Bipartite Distance for Shape-Aware Landmark Detection in Spinal X-Ray Images

05/28/2020 ∙ by Abdullah-Al-Zubaer Imran, et al. ∙ 9

Scoliosis is a congenital disease that causes lateral curvature in the spine. Its assessment relies on the identification and localization of vertebrae in spinal X-ray images, conventionally via tedious and time-consuming manual radiographic procedures that are prone to subjectivity and observational variability. Reliability can be improved through the automatic detection and localization of spinal landmarks. To guide a CNN in the learning of spinal shape while detecting landmarks in X-ray images, we propose a novel loss based on a bipartite distance (BPD) measure, and show that it consistently improves landmark detection performance.



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1 Introduction

Scoliosis is an abnormal condition characterized by lateral spinal curvature. Early assessment and treatment planning is critical (Weinstein et al., 2008). Conventionally, the assessment of scoliosis is performed manually by clinicians through the identification and localization of vertebral structures in spinal X-ray images. However, large inter-patient anatomical variation and poor image quality challenge clinicians to assess the severity of scoliosis accurately and reliably. Automated measurement promises to enable the reliable quantitative assessment of scoliosis.

Several spinal landmark detection methods are available in the literature: Conventional hand-crafted feature engineering (Ebrahimi et al., 2019)

is a semi-automatic method involving several sub-tasks. Our approach is automatic convolutional neural network (CNN) models. The CNN model of Wu et al. 

(Wu et al., 2017) requires cropped images and tedious data augmentation. Landmarks can also be detected by segmenting the relevant vertebrae (Imran et al., 2019)

. Our proposed model is totally end-to-end, requiring no pre-processing, and is fully automatic, eschewing any hand-crafted feature extractions.

2 Method

Given an X-ray image, we formulate the landmark detection problem as identifying landmarks localizing the relevant vertebrae. Each training image , for , is annotated by an associated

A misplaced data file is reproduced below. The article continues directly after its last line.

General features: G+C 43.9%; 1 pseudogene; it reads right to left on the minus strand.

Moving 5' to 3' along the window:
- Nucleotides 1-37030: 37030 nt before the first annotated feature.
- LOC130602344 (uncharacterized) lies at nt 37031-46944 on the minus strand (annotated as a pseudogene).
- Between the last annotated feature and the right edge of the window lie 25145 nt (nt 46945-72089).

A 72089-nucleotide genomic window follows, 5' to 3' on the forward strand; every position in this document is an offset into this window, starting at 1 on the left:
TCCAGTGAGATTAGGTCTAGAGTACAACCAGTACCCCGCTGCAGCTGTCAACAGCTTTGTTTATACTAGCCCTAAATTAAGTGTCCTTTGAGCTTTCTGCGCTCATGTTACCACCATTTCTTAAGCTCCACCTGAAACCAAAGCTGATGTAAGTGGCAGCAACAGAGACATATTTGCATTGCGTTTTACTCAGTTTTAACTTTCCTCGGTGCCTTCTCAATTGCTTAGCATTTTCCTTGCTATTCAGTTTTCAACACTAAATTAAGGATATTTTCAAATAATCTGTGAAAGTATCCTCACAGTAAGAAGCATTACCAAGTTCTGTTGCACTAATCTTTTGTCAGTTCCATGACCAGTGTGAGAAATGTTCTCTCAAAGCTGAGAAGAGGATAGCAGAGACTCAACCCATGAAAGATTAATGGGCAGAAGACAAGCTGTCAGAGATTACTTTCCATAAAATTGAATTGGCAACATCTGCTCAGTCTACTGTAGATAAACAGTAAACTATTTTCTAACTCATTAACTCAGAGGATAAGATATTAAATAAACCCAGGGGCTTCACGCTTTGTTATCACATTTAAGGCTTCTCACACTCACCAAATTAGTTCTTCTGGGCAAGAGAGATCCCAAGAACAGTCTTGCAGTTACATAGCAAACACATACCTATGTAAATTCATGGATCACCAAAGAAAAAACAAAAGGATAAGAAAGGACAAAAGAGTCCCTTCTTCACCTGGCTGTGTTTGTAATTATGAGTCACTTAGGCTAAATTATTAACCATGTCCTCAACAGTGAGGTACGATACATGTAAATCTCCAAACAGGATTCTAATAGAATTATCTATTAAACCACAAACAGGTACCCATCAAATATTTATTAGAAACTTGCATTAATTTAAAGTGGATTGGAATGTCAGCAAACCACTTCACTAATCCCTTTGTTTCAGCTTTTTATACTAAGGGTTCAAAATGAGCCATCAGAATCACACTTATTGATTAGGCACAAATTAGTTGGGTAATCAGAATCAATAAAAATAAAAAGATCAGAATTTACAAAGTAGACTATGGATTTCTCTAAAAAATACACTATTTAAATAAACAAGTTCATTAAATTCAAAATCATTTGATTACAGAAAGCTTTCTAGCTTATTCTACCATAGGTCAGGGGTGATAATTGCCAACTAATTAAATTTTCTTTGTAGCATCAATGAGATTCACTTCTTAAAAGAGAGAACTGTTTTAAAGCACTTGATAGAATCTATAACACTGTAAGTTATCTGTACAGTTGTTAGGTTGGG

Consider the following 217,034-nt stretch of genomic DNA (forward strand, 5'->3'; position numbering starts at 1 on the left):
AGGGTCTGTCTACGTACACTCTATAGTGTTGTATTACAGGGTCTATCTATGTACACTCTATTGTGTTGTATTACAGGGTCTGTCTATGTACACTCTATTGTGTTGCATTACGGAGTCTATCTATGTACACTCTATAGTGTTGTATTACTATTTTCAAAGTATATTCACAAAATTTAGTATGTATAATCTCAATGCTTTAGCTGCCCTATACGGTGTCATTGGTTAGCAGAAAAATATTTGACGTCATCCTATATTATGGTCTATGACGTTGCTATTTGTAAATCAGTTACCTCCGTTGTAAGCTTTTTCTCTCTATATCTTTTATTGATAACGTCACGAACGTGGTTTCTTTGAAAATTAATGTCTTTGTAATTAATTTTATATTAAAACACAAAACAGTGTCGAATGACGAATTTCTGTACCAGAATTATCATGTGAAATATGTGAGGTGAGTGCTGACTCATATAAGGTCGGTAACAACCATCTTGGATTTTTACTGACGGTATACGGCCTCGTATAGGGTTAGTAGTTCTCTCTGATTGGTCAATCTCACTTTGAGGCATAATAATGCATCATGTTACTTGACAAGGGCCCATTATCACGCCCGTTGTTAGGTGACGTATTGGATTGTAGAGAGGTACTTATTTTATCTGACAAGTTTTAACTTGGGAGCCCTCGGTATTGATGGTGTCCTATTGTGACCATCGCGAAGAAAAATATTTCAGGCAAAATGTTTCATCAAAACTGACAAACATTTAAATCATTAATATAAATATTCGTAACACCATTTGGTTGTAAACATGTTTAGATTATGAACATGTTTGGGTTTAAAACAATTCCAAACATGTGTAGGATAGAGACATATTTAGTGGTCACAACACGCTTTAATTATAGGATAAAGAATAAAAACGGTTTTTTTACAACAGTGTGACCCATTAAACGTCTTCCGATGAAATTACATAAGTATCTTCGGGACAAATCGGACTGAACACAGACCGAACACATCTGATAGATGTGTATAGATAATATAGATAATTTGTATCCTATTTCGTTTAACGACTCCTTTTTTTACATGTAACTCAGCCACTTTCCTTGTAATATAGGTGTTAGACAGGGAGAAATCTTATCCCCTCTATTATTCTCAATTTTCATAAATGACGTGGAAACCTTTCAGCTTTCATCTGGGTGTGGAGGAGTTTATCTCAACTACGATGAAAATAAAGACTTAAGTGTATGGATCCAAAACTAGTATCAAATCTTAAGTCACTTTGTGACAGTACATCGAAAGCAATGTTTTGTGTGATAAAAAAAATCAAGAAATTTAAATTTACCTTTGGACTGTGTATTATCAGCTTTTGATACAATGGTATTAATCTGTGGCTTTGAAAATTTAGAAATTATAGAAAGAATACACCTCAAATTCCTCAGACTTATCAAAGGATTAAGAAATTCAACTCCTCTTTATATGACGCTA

-dimensional landmark vector

. Through supervised learning, a CNN can be trained to extract landmarks automatically, by minimizing the standard mean squared error (MSE) loss


where are the ground-truth landmarks and are the predicted landmarks. However, the MSE loss ignores inter-landmark relationships. To guide a CNN in the detection of landmark coordinates while learning spinal shape, we propose a novel distance measure—bipartite distance.

(a) (b)
Figure 1: Convolutional neural networks for landmark detection from spine X-ray images: (a) Illustration of the bipartite distance in a spinal image based on the ground truth (green) and predicted (red) landmarks. (b) Model architecture.

Referring to Figure 1a, we regard the ground-truth (green) landmarks on the left and on the right of the spine as the two disjoint sets of vertices of a complete bipartite graph whose edges connect every landmark in with all landmarks in . The same holds for the predicted (red) landmarks, and . This leads to a shape-aware loss, which penalizes the CNN model when the pairwise distances between the predicted landmarks deviate from those between the ground truth landmarks. Letting denote the Euclidean distance between ground-truth landmarks connected by edge of the graph and denote the Euclidean distance between the corresponding predicted landmarks, the bipartite distance (BPD) is